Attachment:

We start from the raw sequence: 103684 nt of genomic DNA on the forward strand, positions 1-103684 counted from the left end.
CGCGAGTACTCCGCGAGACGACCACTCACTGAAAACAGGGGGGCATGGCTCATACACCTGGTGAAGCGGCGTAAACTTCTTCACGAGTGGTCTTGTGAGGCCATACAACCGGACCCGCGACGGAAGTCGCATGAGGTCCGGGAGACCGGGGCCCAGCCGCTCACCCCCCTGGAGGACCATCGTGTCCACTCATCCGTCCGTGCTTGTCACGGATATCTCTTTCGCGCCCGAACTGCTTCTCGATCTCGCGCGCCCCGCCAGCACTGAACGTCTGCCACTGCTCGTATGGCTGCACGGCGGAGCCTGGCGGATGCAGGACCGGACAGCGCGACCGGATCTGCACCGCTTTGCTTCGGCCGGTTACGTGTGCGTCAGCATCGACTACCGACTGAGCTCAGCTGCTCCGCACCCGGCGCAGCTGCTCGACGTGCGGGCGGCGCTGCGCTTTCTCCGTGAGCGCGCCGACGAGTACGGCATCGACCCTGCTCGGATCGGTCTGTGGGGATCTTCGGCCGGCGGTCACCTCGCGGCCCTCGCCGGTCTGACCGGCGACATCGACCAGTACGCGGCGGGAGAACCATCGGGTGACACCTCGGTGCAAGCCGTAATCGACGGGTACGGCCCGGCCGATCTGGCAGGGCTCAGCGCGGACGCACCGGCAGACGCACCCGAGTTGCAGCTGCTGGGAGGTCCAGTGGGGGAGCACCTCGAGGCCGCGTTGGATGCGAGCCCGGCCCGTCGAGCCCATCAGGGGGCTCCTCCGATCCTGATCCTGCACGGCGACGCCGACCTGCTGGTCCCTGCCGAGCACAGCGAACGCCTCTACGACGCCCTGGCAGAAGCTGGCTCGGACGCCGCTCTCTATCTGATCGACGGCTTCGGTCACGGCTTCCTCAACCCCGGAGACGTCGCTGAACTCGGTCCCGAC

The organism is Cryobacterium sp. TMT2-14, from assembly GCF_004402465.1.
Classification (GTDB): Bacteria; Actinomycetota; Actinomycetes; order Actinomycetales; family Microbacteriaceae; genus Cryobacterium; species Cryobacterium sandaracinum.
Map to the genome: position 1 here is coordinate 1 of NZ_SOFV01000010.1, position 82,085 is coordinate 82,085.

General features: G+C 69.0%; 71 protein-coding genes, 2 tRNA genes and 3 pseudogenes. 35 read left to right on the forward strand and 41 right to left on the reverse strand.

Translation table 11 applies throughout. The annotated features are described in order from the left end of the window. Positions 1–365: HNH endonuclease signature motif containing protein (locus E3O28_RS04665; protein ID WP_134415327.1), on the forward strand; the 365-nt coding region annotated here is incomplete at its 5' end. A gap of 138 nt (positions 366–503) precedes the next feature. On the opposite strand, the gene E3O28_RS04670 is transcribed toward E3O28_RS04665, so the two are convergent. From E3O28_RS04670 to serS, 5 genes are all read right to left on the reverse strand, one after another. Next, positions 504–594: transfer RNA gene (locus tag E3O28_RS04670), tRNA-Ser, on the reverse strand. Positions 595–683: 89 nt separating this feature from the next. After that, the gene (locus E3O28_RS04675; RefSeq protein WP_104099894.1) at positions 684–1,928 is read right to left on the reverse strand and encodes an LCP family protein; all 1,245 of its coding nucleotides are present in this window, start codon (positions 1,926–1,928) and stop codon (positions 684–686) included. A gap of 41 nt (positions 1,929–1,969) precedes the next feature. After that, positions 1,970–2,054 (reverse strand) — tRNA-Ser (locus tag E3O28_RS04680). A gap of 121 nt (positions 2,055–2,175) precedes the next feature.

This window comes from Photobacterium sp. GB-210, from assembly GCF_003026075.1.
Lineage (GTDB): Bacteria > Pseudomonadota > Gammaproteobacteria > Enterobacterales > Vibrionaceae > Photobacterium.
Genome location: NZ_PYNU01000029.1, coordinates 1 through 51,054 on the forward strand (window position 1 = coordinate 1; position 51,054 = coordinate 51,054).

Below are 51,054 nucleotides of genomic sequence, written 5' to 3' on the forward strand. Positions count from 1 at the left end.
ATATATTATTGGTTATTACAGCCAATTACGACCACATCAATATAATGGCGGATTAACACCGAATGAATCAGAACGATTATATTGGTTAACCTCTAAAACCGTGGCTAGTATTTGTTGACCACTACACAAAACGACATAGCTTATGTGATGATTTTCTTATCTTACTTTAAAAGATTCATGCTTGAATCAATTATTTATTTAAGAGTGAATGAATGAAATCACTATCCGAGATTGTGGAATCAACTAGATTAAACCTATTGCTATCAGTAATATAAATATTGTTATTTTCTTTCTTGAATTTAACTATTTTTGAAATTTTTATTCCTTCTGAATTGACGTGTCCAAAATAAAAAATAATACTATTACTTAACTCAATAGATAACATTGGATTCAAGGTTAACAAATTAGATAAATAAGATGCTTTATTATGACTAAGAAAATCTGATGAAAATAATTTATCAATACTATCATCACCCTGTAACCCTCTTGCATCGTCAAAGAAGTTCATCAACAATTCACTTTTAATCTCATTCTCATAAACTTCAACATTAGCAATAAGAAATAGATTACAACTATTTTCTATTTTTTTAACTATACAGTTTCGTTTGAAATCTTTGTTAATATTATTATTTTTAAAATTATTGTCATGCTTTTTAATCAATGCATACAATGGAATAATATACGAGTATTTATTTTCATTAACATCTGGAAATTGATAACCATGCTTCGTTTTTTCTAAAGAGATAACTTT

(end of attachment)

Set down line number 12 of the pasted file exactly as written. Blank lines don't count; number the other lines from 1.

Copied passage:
ATATATTATTGGTTATTACAGCCAATTACGACCACATCAATATAATGGCGGATTAACACCGAATGAATCAGAACGATTATATTGGTTAACCTCTAAAACCGTGGCTAGTATTTGTTGACCACTACACAAAACGACATAGCTTATGTGATGATTTTCTTATCTTACTTTAAAAGATTCATGCTTGAATCAATTATTTATTTAAGAGTGAATGAATGAAATCACTATCCGAGATTGTGGAATCAACTAGATTAAACCTATTGCTATCAGTAATATAAATATTGTTATTTTCTTTCTTGAATTTAACTATTTTTGAAATTTTTATTCCTTCTGAATTGACGTGTCCAAAATAAAAAATAATACTATTACTTAACTCAATAGATAACATTGGATTCAAGGTTAACAAATTAGATAAATAAGATGCTTTATTATGACTAAGAAAATCTGATGAAAATAATTTATCAATACTATCATCACCCTGTAACCCTCTTGCATCGTCAAAGAAGTTCATCAACAATTCACTTTTAATCTCATTCTCATAAACTTCAACATTAGCAATAAGAAATAGATTACAACTATTTTCTATTTTTTTAACTATACAGTTTCGTTTGAAATCTTTGTTAATATTATTATTTTTAAAATTATTGTCATGCTTTTTAATCAATGCATACAATGGAATAATATACGAGTATTTATTTTCATTAACATCTGGAAATTGATAACCATGCTTCGTTTTTTCTAAAGAGATAACTTT